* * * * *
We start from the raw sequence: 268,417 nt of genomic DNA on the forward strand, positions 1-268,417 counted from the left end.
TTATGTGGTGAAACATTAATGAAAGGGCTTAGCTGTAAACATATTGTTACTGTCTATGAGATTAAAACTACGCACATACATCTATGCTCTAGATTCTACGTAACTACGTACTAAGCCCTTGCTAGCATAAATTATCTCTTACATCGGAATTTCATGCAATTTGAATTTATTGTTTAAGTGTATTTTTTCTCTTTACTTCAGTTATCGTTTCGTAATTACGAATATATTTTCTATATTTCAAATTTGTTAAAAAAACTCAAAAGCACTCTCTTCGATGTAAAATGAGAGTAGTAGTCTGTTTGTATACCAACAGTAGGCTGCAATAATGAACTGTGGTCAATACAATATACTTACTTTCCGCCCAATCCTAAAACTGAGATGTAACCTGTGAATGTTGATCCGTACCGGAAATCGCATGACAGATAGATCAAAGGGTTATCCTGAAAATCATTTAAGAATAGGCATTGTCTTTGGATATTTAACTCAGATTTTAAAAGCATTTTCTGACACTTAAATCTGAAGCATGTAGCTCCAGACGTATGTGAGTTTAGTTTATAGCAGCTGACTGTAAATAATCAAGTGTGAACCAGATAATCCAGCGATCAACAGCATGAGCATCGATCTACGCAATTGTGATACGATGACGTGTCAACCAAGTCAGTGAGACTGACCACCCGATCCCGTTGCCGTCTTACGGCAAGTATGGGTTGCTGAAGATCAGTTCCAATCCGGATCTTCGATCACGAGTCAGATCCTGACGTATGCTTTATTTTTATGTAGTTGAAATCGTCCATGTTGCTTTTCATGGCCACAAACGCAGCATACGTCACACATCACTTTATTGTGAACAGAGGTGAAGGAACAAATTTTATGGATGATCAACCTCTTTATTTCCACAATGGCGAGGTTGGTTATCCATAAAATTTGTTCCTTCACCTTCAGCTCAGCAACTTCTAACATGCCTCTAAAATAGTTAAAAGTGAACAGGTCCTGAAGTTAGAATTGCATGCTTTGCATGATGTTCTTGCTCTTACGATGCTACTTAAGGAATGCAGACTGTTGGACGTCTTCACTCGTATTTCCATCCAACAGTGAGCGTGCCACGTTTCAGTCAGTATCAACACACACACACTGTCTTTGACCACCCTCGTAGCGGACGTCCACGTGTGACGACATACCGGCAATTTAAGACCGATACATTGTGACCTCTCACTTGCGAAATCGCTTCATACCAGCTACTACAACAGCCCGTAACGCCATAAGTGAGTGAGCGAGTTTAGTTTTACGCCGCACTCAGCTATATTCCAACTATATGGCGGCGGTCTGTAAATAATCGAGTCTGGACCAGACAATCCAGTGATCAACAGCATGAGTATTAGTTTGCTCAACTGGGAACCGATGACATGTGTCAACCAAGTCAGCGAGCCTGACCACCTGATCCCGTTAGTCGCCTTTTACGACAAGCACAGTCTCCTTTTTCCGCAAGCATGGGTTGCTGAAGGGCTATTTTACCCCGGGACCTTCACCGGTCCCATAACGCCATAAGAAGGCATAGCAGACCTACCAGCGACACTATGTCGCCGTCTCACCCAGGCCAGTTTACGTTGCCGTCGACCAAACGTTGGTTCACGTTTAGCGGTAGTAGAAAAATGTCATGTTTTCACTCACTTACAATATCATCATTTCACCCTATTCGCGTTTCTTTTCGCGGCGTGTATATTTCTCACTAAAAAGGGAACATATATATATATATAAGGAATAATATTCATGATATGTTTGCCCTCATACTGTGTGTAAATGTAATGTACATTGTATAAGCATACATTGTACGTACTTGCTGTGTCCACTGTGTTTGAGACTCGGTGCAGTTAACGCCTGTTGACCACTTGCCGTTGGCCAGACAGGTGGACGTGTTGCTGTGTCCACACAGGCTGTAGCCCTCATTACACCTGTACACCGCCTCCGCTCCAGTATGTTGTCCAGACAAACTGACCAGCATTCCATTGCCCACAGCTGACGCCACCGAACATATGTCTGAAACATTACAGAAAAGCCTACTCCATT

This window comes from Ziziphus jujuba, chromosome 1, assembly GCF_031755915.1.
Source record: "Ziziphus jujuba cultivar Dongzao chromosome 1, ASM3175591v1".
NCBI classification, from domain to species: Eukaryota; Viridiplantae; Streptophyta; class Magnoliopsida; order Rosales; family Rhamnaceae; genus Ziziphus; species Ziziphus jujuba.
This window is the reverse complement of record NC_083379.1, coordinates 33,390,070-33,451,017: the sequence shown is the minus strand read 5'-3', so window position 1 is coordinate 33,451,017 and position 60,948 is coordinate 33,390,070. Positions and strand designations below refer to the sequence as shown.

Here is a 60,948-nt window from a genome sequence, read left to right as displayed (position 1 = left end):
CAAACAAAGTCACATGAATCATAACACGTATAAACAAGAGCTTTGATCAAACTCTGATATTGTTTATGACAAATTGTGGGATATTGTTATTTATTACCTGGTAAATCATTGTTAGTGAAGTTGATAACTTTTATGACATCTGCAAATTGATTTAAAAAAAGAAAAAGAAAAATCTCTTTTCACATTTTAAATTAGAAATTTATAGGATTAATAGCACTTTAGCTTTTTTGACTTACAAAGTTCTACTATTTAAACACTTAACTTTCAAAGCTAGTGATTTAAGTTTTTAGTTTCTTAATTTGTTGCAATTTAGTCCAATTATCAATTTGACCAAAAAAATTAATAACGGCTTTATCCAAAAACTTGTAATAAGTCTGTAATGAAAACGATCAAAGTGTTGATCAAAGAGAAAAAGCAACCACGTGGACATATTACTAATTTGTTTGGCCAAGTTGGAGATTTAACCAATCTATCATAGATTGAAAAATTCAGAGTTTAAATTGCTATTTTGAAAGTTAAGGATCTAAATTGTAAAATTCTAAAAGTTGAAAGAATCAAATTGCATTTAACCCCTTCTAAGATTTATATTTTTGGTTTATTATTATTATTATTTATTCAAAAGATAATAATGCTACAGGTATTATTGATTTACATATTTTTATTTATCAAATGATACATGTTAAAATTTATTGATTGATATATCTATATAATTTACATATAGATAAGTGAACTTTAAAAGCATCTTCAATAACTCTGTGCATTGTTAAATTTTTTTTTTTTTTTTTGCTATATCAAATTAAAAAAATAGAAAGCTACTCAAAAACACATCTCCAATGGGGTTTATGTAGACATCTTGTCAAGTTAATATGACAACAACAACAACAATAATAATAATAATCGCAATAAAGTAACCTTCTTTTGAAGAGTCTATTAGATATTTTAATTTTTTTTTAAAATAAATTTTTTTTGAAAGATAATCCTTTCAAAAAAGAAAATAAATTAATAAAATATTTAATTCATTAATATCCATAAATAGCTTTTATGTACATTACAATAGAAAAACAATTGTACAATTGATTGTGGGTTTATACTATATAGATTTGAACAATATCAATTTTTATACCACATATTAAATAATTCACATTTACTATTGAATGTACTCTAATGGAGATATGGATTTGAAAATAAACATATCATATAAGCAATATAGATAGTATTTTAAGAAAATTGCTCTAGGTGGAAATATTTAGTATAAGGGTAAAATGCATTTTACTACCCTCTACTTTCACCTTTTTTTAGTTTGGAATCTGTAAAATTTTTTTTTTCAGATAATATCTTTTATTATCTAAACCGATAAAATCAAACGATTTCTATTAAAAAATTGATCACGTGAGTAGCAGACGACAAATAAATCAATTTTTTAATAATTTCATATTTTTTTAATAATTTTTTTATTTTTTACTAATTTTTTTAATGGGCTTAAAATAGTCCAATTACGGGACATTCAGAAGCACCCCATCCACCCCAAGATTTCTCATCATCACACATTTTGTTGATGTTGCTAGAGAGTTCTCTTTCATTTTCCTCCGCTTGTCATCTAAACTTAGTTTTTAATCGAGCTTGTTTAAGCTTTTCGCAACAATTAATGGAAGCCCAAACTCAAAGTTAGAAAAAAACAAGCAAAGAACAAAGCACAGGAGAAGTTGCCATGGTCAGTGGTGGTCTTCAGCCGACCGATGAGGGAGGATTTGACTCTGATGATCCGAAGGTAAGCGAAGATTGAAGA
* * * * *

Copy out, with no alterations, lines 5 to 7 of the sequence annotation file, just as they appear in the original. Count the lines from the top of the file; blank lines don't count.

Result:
NCBI classification, from domain to species: Eukaryota; Viridiplantae; Streptophyta; class Magnoliopsida; order Rosales; family Rhamnaceae; genus Ziziphus; species Ziziphus jujuba.
This window is the reverse complement of record NC_083379.1, coordinates 33,390,070-33,451,017: the sequence shown is the minus strand read 5'-3', so window position 1 is coordinate 33,451,017 and position 60,948 is coordinate 33,390,070. Positions and strand designations below refer to the sequence as shown.

Here is a 60,948-nt window from a genome sequence, read left to right as displayed (position 1 = left end):